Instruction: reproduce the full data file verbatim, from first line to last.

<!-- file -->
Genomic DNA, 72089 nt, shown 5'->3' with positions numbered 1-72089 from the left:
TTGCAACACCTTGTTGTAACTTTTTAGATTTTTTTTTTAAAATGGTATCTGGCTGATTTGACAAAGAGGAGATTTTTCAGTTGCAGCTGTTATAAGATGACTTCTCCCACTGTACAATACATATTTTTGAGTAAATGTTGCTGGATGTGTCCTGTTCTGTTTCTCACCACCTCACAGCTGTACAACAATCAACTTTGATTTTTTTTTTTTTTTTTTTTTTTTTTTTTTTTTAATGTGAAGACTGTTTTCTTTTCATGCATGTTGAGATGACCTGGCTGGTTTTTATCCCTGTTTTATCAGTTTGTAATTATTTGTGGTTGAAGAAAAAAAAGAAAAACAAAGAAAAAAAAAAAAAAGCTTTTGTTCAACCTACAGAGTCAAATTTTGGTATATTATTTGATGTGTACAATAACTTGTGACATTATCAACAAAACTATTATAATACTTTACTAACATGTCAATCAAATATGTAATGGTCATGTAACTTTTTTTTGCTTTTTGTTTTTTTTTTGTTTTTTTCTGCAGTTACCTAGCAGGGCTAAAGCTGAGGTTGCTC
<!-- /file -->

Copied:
Genomic DNA, 72089 nt, shown 5'->3' with positions numbered 1-72089 from the left:
TTGCAACACCTTGTTGTAACTTTTTAGATTTTTTTTTTAAAATGGTATCTGGCTGATTTGACAAAGAGGAGATTTTTCAGTTGCAGCTGTTATAAGATGACTTCTCCCACTGTACAATACATATTTTTGAGTAAATGTTGCTGGATGTGTCCTGTTCTGTTTCTCACCACCTCACAGCTGTACAACAATCAACTTTGATTTTTTTTTTTTTTTTTTTTTTTTTTTTTTTTTAATGTGAAGACTGTTTTCTTTTCATGCATGTTGAGATGACCTGGCTGGTTTTTATCCCTGTTTTATCAGTTTGTAATTATTTGTGGTTGAAGAAAAAAAAGAAAAACAAAGAAAAAAAAAAAAAAGCTTTTGTTCAACCTACAGAGTCAAATTTTGGTATATTATTTGATGTGTACAATAACTTGTGACATTATCAACAAAACTATTATAATACTTTACTAACATGTCAATCAAATATGTAATGGTCATGTAACTTTTTTTTGCTTTTTGTTTTTTTTTTGTTTTTTTCTGCAGTTACCTAGCAGGGCTAAAGCTGAGGTTGCTC